A camera is more than just a lens, though. We also need a sensor. A sensor is just some kind of flat thing that measures light. In a film camera, it’s the film, and in a digital camera, it’s an array of photodiodes. (We often call the photodiodes *pixels*.) An important thing to notice is that the sensor will measure different things depending on where we put it. If we place it right where the bent light rays intersect, it will measure a single point, but if we place it somewhere else, it will record a circle instead. Here are some cool 3D pictures that should explain why. The first shows the same image as the previous one, except that it’s in 3D and has been rotated a little bit. Notice that instead of drawing two rays that hit the top and bottom of the lens, I’ve drawn a bunch of rays that go all around the outside of the lens. They form a cone in 3D space instead of the triangle they formed in 2D space. (Elsewhere in this post, I’ll refer to the bent light rays as the *bent light ray cone*.) The next three pictures show a sensor intercepting the light rays at various spots. Two of them form circles, but one forms a single point. Finally, the last picture shows a side view of the three sensor positions so you can compare it to the 2D pictures I previously showed.

Here’s a very important thing to keep in mind: each of the 2D images above is really a side view of a 3D situation.

# What is Focus?

Now that we understand what’s going on inside a camera, we are in a position to talk about focus. We can define *in focus* to be a situation where our sensor is positioned at the intersection of all the light rays. In this case, the sensor will only detect a single point; that’s great, because our object is just a single point! In this situation, the sensor measures a faithful representation of the object. If the sensor is placed anywhere else, it will measure a circle. This is called *out of focus*. The circle itself is called the *circle of confusion*. (I really like this name because it adds some drama to the technical description of photography. Lest you think I’m making this up, here’s the wikipedia article about it.) The circle of confusion results in a blurry image. So when you focus your camera, you’re really changing the distance between your lens and sensor with the hope that you’ll get it to the magic spot where the circle of confusion becomes a single point.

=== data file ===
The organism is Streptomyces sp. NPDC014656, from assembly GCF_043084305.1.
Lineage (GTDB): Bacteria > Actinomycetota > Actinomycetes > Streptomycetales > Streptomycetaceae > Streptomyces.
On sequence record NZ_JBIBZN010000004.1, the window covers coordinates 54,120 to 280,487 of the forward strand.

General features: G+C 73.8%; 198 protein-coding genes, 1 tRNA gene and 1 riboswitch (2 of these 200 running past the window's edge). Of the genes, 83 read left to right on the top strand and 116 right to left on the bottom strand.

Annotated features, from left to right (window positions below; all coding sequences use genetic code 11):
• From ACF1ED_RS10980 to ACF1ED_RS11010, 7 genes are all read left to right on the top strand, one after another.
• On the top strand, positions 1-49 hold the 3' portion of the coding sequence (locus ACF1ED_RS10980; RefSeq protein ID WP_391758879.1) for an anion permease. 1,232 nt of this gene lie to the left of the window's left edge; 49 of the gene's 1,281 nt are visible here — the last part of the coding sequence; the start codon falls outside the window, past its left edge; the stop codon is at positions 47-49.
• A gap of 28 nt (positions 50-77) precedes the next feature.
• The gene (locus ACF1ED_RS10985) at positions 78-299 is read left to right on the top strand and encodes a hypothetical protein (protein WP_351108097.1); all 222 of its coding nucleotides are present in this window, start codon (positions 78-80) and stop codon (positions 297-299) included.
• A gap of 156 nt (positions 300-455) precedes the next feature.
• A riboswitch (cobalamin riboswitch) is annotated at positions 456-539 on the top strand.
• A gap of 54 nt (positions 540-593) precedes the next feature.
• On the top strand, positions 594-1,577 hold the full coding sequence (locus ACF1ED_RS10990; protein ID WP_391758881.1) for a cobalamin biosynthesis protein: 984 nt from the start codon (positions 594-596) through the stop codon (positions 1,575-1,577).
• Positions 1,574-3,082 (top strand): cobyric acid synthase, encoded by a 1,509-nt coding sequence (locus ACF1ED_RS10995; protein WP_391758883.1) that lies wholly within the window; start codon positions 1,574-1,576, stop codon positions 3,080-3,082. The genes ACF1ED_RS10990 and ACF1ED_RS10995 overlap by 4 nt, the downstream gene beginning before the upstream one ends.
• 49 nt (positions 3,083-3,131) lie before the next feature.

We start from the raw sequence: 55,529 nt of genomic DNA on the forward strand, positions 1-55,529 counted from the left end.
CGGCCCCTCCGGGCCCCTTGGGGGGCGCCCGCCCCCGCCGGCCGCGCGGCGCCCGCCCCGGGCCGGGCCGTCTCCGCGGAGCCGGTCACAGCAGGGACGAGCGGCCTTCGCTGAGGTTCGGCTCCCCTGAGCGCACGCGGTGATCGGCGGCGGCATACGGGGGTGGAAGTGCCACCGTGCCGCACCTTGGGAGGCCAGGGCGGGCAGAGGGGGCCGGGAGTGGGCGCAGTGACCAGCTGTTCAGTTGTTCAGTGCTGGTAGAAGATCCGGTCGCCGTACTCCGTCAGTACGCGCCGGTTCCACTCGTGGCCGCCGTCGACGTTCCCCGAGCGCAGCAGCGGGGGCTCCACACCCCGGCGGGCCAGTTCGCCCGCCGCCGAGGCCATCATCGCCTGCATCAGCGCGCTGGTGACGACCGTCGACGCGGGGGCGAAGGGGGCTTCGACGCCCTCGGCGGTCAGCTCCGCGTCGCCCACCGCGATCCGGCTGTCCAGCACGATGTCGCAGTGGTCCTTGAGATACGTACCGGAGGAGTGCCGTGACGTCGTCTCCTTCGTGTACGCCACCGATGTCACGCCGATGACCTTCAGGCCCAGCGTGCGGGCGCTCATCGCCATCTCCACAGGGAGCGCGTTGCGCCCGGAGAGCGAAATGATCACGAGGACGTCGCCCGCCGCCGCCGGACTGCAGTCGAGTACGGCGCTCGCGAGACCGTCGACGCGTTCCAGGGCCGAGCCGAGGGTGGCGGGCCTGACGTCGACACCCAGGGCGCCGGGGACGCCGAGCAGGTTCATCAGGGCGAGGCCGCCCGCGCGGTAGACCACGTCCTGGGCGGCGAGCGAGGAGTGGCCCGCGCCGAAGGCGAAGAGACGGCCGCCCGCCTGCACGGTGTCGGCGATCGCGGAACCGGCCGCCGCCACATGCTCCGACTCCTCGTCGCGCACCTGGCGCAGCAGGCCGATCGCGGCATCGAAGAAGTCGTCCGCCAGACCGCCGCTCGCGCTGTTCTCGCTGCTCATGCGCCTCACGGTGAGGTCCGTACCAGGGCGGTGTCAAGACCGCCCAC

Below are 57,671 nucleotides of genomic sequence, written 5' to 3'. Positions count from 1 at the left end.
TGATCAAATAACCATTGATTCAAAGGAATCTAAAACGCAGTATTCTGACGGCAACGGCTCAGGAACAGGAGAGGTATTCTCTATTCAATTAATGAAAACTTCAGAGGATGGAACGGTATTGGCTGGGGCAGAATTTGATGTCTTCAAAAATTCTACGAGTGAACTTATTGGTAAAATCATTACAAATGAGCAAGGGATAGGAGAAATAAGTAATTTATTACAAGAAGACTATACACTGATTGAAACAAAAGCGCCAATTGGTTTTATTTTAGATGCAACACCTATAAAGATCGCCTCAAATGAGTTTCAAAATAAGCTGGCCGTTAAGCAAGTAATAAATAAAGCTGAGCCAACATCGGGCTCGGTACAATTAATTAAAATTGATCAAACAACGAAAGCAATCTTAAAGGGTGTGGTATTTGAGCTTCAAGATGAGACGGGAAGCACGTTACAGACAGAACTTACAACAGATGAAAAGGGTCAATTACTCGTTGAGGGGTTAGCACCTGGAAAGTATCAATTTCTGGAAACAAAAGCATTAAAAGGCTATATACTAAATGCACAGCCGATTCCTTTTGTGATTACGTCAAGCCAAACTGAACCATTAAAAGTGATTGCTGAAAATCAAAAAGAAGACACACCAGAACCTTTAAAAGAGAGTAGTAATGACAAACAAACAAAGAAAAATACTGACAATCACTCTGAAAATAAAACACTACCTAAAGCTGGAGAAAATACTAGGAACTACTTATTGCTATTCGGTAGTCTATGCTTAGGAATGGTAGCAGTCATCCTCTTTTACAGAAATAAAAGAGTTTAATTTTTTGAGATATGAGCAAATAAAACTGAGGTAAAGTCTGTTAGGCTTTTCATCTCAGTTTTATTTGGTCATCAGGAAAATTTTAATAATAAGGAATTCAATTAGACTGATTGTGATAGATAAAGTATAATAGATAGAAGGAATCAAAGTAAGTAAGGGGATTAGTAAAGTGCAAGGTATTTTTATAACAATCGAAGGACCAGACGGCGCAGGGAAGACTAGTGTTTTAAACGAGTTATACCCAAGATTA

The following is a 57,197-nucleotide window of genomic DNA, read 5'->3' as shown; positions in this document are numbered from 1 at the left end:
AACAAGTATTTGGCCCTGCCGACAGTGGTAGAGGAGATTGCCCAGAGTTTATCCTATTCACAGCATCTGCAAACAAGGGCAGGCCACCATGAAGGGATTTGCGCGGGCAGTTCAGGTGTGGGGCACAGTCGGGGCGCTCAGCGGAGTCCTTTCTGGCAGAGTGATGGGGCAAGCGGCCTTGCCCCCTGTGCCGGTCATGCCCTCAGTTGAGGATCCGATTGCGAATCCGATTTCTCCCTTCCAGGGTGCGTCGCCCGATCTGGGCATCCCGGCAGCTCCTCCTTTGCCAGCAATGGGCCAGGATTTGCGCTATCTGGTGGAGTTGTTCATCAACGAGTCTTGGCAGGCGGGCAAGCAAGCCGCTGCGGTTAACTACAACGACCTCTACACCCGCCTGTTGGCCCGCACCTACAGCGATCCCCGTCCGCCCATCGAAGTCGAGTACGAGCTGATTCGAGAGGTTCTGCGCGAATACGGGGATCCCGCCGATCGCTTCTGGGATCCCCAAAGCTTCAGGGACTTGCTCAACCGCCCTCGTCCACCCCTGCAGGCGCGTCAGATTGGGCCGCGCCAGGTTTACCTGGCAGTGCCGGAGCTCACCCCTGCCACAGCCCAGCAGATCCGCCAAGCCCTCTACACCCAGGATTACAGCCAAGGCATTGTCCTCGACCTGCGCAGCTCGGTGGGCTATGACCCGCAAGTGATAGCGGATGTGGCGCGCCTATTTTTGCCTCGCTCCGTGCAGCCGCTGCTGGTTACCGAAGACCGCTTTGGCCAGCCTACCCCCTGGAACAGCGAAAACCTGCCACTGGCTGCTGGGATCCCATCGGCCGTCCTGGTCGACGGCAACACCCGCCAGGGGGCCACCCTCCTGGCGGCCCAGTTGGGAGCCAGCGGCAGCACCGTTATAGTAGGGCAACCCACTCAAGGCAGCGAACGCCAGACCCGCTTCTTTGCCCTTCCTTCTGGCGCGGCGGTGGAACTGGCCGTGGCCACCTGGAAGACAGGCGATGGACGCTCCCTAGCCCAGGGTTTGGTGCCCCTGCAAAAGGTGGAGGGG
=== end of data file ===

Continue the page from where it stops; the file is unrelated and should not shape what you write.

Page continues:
# What is Depth of Field?

Real objects take up nonzero amounts of space, so our previous discussion about points is not really applicable to a real-life situation. However, we can think of a real object as a collection of many different points. As a first step, let’s consider just three points. Let’s suppose that we’ve focused our camera on a certain point (P1) that is a distance D1 away from the lens. P1 has some neighbors: P2 (at a distance D2) and P3 (at a distance D3). P2 is closer to the lens, while P3 is further away. As we can see from the picture below, P2 and P3 are are out of focus. This points out a serious problem with our definition of focus: only points that are a specific distance (D1 in this case) away from the lens can be in focus. If we stick to this definition, there is no way that an extended object could ever be in focus! It seems that our idealized situation is becoming inadequate.